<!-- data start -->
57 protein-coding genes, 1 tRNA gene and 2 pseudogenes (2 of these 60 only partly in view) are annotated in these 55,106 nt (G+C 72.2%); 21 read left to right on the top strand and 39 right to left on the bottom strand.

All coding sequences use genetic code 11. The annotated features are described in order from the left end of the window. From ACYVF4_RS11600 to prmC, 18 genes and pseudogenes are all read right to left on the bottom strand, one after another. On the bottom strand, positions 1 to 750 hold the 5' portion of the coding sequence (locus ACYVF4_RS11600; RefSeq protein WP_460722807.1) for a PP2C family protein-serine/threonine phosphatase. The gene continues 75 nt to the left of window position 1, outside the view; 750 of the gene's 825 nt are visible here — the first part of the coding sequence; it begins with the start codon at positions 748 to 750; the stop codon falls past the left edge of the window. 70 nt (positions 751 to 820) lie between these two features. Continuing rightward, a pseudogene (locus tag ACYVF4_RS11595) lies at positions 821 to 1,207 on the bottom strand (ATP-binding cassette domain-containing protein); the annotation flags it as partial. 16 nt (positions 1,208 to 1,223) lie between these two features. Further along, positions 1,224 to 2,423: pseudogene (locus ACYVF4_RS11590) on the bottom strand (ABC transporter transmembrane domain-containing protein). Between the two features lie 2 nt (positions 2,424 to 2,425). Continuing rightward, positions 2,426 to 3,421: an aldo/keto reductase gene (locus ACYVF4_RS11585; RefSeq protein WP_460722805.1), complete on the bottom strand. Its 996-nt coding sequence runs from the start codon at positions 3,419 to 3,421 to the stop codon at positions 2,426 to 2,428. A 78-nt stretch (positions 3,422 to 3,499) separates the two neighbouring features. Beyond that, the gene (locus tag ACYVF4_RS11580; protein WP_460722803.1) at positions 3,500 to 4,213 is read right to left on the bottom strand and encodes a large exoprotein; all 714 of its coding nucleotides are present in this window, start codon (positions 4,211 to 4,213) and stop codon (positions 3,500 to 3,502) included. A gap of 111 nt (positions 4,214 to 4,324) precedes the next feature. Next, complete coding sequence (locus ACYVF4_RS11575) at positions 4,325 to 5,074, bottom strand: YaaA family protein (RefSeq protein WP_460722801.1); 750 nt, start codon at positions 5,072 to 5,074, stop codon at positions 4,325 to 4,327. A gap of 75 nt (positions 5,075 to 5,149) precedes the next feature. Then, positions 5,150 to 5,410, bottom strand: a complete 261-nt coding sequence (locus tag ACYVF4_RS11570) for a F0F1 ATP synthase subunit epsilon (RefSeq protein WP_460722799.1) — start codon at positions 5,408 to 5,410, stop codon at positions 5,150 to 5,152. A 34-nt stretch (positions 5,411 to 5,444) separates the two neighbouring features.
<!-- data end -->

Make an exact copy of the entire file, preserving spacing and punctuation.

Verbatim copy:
57 protein-coding genes, 1 tRNA gene and 2 pseudogenes (2 of these 60 only partly in view) are annotated in these 55,106 nt (G+C 72.2%); 21 read left to right on the top strand and 39 right to left on the bottom strand.

All coding sequences use genetic code 11. The annotated features are described in order from the left end of the window. From ACYVF4_RS11600 to prmC, 18 genes and pseudogenes are all read right to left on the bottom strand, one after another. On the bottom strand, positions 1 to 750 hold the 5' portion of the coding sequence (locus ACYVF4_RS11600; RefSeq protein WP_460722807.1) for a PP2C family protein-serine/threonine phosphatase. The gene continues 75 nt to the left of window position 1, outside the view; 750 of the gene's 825 nt are visible here — the first part of the coding sequence; it begins with the start codon at positions 748 to 750; the stop codon falls past the left edge of the window. 70 nt (positions 751 to 820) lie between these two features. Continuing rightward, a pseudogene (locus tag ACYVF4_RS11595) lies at positions 821 to 1,207 on the bottom strand (ATP-binding cassette domain-containing protein); the annotation flags it as partial. 16 nt (positions 1,208 to 1,223) lie between these two features. Further along, positions 1,224 to 2,423: pseudogene (locus ACYVF4_RS11590) on the bottom strand (ABC transporter transmembrane domain-containing protein). Between the two features lie 2 nt (positions 2,424 to 2,425). Continuing rightward, positions 2,426 to 3,421: an aldo/keto reductase gene (locus ACYVF4_RS11585; RefSeq protein WP_460722805.1), complete on the bottom strand. Its 996-nt coding sequence runs from the start codon at positions 3,419 to 3,421 to the stop codon at positions 2,426 to 2,428. A 78-nt stretch (positions 3,422 to 3,499) separates the two neighbouring features. Beyond that, the gene (locus tag ACYVF4_RS11580; protein WP_460722803.1) at positions 3,500 to 4,213 is read right to left on the bottom strand and encodes a large exoprotein; all 714 of its coding nucleotides are present in this window, start codon (positions 4,211 to 4,213) and stop codon (positions 3,500 to 3,502) included. A gap of 111 nt (positions 4,214 to 4,324) precedes the next feature. Next, complete coding sequence (locus ACYVF4_RS11575) at positions 4,325 to 5,074, bottom strand: YaaA family protein (RefSeq protein WP_460722801.1); 750 nt, start codon at positions 5,072 to 5,074, stop codon at positions 4,325 to 4,327. A gap of 75 nt (positions 5,075 to 5,149) precedes the next feature. Then, positions 5,150 to 5,410, bottom strand: a complete 261-nt coding sequence (locus tag ACYVF4_RS11570) for a F0F1 ATP synthase subunit epsilon (RefSeq protein WP_460722799.1) — start codon at positions 5,408 to 5,410, stop codon at positions 5,150 to 5,152. A 34-nt stretch (positions 5,411 to 5,444) separates the two neighbouring features.